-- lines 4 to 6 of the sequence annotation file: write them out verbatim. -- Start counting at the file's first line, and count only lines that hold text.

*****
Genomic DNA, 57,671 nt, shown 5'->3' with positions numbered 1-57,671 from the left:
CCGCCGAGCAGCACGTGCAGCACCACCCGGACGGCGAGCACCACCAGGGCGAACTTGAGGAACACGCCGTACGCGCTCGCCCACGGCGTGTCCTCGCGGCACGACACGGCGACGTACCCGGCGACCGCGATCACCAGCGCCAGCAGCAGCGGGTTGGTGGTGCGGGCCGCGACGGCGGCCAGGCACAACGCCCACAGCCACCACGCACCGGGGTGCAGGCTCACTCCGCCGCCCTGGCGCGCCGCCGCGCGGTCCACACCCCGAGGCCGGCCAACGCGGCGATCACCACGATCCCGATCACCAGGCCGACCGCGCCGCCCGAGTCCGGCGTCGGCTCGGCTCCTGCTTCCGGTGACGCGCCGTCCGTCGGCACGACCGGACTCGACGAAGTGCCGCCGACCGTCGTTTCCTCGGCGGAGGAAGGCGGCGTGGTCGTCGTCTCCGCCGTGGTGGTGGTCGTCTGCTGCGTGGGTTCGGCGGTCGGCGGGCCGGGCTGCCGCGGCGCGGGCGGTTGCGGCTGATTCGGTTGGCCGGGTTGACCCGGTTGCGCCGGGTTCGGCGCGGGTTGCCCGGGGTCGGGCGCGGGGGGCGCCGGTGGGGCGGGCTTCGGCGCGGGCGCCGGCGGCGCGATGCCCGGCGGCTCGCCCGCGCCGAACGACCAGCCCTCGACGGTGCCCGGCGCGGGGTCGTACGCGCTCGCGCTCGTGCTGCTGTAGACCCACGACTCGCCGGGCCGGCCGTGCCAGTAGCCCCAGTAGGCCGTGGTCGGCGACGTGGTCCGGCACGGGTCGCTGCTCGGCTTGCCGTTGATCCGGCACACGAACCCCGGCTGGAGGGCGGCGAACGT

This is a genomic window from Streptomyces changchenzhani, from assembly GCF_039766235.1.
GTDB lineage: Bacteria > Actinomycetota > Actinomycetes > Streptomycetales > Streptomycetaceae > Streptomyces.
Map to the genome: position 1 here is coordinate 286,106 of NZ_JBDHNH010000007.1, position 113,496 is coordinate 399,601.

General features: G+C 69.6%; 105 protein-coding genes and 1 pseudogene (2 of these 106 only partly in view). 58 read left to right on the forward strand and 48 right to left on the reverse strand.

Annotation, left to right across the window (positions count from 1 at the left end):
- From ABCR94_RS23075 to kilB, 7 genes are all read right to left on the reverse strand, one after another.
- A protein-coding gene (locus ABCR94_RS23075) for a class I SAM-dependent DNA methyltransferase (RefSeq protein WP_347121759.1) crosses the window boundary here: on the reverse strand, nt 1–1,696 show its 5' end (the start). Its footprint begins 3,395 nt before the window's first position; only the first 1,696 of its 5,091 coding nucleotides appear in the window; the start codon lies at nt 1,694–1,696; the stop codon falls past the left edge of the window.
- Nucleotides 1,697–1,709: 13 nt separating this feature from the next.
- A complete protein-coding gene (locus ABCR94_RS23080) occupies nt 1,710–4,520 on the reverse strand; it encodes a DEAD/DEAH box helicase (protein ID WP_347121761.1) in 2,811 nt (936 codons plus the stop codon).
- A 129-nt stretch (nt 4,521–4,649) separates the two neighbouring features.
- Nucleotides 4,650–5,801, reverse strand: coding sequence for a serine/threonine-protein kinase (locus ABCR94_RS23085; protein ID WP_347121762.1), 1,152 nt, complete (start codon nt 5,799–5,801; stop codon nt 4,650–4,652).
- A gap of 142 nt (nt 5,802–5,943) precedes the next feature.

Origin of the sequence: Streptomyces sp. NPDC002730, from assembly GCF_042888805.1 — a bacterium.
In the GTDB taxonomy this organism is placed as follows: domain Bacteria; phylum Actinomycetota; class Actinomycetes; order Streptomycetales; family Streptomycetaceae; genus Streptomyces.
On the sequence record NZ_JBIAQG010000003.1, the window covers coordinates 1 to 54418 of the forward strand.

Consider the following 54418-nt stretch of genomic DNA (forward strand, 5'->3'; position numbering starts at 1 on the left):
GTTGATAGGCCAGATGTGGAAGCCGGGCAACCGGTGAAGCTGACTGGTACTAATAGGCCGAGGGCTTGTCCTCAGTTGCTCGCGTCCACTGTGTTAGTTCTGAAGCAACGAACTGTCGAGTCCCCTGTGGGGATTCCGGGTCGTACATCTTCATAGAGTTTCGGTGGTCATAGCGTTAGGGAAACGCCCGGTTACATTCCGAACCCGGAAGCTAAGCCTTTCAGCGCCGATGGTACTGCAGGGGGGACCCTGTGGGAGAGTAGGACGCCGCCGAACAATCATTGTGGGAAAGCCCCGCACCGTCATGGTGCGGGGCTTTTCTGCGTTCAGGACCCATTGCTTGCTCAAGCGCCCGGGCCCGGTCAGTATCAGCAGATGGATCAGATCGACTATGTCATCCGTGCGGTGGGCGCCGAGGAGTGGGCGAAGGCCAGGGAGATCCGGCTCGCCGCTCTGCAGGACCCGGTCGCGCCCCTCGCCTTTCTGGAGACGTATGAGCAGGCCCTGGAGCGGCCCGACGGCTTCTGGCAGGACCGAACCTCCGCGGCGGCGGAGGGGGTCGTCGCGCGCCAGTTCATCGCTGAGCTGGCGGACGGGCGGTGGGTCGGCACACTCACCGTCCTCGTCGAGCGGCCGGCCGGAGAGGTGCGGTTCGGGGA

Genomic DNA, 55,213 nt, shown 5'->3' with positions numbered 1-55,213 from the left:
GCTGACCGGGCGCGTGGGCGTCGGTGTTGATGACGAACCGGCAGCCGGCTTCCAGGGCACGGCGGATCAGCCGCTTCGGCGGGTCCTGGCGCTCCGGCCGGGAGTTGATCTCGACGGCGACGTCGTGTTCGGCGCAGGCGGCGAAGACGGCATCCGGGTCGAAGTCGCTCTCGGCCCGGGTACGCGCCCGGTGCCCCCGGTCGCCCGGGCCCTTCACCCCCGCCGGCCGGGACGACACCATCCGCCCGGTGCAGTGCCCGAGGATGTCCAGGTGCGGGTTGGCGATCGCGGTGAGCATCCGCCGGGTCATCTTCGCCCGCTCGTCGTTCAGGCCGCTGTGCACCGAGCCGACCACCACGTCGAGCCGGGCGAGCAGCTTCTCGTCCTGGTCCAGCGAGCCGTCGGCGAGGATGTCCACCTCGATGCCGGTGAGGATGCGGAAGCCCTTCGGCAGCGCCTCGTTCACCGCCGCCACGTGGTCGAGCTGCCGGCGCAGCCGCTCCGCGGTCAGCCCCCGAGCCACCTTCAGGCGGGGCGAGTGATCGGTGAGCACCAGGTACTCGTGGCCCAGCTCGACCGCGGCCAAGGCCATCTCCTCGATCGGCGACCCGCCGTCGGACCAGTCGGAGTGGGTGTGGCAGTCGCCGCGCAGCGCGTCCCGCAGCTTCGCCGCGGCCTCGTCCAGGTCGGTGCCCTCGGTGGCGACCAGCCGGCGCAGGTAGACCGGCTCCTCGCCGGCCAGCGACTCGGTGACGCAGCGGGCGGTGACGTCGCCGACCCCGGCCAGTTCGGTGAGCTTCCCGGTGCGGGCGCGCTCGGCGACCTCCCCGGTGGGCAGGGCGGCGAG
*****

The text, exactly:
GTDB lineage: Bacteria > Actinomycetota > Actinomycetes > Streptomycetales > Streptomycetaceae > Streptomyces.
Map to the genome: position 1 here is coordinate 286,106 of NZ_JBDHNH010000007.1, position 113,496 is coordinate 399,601.

General features: G+C 69.6%; 105 protein-coding genes and 1 pseudogene (2 of these 106 only partly in view). 58 read left to right on the forward strand and 48 right to left on the reverse strand.